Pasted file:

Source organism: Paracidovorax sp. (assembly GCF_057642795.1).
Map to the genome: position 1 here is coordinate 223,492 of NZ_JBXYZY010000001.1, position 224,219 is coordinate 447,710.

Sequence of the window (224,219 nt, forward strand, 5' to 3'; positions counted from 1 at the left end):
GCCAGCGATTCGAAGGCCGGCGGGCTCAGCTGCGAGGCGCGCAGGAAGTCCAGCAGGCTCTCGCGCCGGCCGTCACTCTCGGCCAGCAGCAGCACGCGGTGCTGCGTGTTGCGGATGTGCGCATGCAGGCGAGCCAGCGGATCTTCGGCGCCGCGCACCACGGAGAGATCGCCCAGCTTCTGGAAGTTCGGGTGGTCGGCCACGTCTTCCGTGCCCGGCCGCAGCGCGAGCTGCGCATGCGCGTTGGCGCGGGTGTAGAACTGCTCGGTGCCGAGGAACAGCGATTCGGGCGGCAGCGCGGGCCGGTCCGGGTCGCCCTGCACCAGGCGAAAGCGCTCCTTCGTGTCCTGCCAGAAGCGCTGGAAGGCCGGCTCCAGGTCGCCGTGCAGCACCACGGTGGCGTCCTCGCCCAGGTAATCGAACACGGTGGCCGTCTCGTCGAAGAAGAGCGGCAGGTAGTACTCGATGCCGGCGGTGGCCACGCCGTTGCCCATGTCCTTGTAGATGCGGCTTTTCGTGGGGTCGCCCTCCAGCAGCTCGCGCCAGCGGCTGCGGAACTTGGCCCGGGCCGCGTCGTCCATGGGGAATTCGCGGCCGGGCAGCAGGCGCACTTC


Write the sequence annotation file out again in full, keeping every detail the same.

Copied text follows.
Source organism: Paracidovorax sp. (assembly GCF_057642795.1).
Map to the genome: position 1 here is coordinate 223,492 of NZ_JBXYZY010000001.1, position 224,219 is coordinate 447,710.

Sequence of the window (224,219 nt, forward strand, 5' to 3'; positions counted from 1 at the left end):
GCCAGCGATTCGAAGGCCGGCGGGCTCAGCTGCGAGGCGCGCAGGAAGTCCAGCAGGCTCTCGCGCCGGCCGTCACTCTCGGCCAGCAGCAGCACGCGGTGCTGCGTGTTGCGGATGTGCGCATGCAGGCGAGCCAGCGGATCTTCGGCGCCGCGCACCACGGAGAGATCGCCCAGCTTCTGGAAGTTCGGGTGGTCGGCCACGTCTTCCGTGCCCGGCCGCAGCGCGAGCTGCGCATGCGCGTTGGCGCGGGTGTAGAACTGCTCGGTGCCGAGGAACAGCGATTCGGGCGGCAGCGCGGGCCGGTCCGGGTCGCCCTGCACCAGGCGAAAGCGCTCCTTCGTGTCCTGCCAGAAGCGCTGGAAGGCCGGCTCCAGGTCGCCGTGCAGCACCACGGTGGCGTCCTCGCCCAGGTAATCGAACACGGTGGCCGTCTCGTCGAAGAAGAGCGGCAGGTAGTACTCGATGCCGGCGGTGGCCACGCCGTTGCCCATGTCCTTGTAGATGCGGCTTTTCGTGGGGTCGCCCTCCAGCAGCTCGCGCCAGCGGCTGCGGAACTTGGCCCGGGCCGCGTCGTCCATGGGGAATTCGCGGCCGGGCAGCAGGCGCACTTC